Joseph's Dreamtime

Sometimes dreaming has negative connotations, but dreams
and imagination are important considerations in Ignatian tradition.


By Fr Ross Jones SJ, Rector of St Aloysius’ College, Milsons Point 

On 19 March this year, the Lenten readings were interrupted for a day as we celebrated the Feast of St Joseph, spouse of Mary and foster father of Jesus. 
Joseph, in fact, is accorded two feast days throughout the year. The March feast was the original, before the rise of Communism and its influence in the twentieth century. The Communist Party machine had instituted May Day (observed on 1 May) as the international celebration of the workers. To counter this influence, in 1955 Pope Pius XII instituted the Feast of St Joseph the Worker to be celebrated on the same day. The Church is well versed in political strategies! 

By all accounts Joseph was a good, wise and just man. A carpenter by trade, he probably taught the young Jesus the skills of his craft. Joseph being an artisan or builder probably meant that Jesus’ upbringing was comfortable enough. 
Many of the early images of Joseph portray him as quite an elderly-looking, grey-haired man. Invariably he is depicted carrying a lily, the symbol of purity. Such representations were created to underscore and protect the doctrine of Mary’s perpetual virginity. But contemporary representations show him to be more youthful. If Mary was betrothed at the age of fourteen or fifteen, there is no reason to suspect that Joseph was any more than a few years older than her. 
Matthew’s Gospel presents us with the recurring theme of “Joseph the Dreamer”. Sometimes dreaming has negative connotations – a person who is not in the real world, who is “off with the fairies”. But in our Ignatian tradition, dreams and imagination are to be important considerations. Ignatius underscored this strongly. Not every insight comes from the logical, rational mind. 
We are told that Joseph had three dreams where he was instructed by an angel. The first was to take Mary as his wife, even though she was with child and they had not yet come to live together. The Gospel says he did not want to expose her to any public humiliation – such a man of character and virtue.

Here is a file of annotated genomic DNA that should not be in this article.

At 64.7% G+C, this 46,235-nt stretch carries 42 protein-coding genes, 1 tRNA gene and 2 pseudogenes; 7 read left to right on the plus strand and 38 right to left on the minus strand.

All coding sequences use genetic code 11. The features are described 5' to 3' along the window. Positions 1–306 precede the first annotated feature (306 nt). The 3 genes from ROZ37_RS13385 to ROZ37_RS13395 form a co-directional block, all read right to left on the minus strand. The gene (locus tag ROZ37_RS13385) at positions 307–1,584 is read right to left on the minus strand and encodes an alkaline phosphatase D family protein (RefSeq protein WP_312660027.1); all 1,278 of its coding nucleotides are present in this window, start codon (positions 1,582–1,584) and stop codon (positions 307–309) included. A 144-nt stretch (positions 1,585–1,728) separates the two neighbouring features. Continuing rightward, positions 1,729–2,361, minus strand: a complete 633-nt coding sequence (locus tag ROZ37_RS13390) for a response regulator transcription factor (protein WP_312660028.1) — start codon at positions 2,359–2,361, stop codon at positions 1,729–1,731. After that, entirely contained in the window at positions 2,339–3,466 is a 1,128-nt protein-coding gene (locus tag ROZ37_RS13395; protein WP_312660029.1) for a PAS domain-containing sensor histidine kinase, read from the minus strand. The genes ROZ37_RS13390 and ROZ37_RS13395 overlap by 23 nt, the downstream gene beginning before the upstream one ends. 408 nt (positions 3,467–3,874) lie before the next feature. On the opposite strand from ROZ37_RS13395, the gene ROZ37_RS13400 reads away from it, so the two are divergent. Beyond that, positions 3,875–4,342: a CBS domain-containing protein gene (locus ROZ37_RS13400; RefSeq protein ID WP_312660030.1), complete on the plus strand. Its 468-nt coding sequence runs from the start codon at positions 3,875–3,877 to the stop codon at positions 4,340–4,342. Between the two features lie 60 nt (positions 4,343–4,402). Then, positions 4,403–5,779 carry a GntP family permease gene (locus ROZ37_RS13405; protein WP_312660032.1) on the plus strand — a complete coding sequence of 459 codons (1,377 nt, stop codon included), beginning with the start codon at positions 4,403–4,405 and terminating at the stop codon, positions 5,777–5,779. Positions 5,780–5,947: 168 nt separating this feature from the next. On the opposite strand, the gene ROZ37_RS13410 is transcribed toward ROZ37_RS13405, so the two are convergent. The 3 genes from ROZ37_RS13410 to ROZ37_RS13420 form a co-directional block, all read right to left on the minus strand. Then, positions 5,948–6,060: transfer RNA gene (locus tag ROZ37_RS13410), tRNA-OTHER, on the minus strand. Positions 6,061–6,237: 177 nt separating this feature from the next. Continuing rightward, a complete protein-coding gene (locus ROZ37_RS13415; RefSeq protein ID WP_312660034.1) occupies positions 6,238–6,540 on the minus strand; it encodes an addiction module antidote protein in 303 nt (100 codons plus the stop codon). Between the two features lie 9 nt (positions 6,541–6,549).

The second was after the birth of Jesus when Joseph was warned of King Herod’s attempt to kill the child. So he took his family to safety and fled to Egypt. There are many present-day images of Joseph, Mary and Jesus on their flight into Egypt where artists have cast them as modern-day refugees and asylum seekers. They have been adopted as patrons and intercessors by people who share a similar plight. 
A third dream came after a number of years in exile. The angel told Joseph it was safe to return to their homeland. Joseph led them back to normal family life. With Mary, he saw to it that Jesus “grew in wisdom and stature, and in favour with God and others”, as the text says. 
So what do we make of all this dreaming and those angelic messengers? Well, of course, we could take the story literally. God is quite capable of conveying his word to us by any means or medium, including angels. In fact, our very word angel comes from the Greek, meaning “messenger”. 
But “dreaming” might also mean that Joseph was a reflective man. He was one to step back and take time to make choices. For big decisions especially, to sift through the reasons, to read the signs of the times, perhaps to take advice. To be of a discerning disposition, as we might say, and not rush to judgement. If so, that makes him a fine role model and patron for our day. 
In March, when I celebrated Joseph’s feast day with Year 3 students, I shared the life of Joseph with the boys with a presentation of images. I teased out what “a dreamer” might mean, as just elaborated. At the end of these Masses, we always have a quiz before the dismissal. I ask, “What did you learn?” or “What do you remember?” 
The usual responses came: “He was a carpenter”; “He adopted Jesus”; “He was wise”.   

Then one boy suggested, “He was a dreamer.”  

Ah, good, I thought!  

“And what do you think that might mean?” I asked the lad.  

He paused a moment, then said, “I guess he slept a lot.” 
Out of the mouths of babes!

This article was originally published in a recent edition of ‘The Gonzagan’ newsletter for St Aloysius’ College, Milsons Point. 

Banner image: Oil painting of St Joseph cradling the infant Jesus was created in AI, using Canva’s Magic Media app.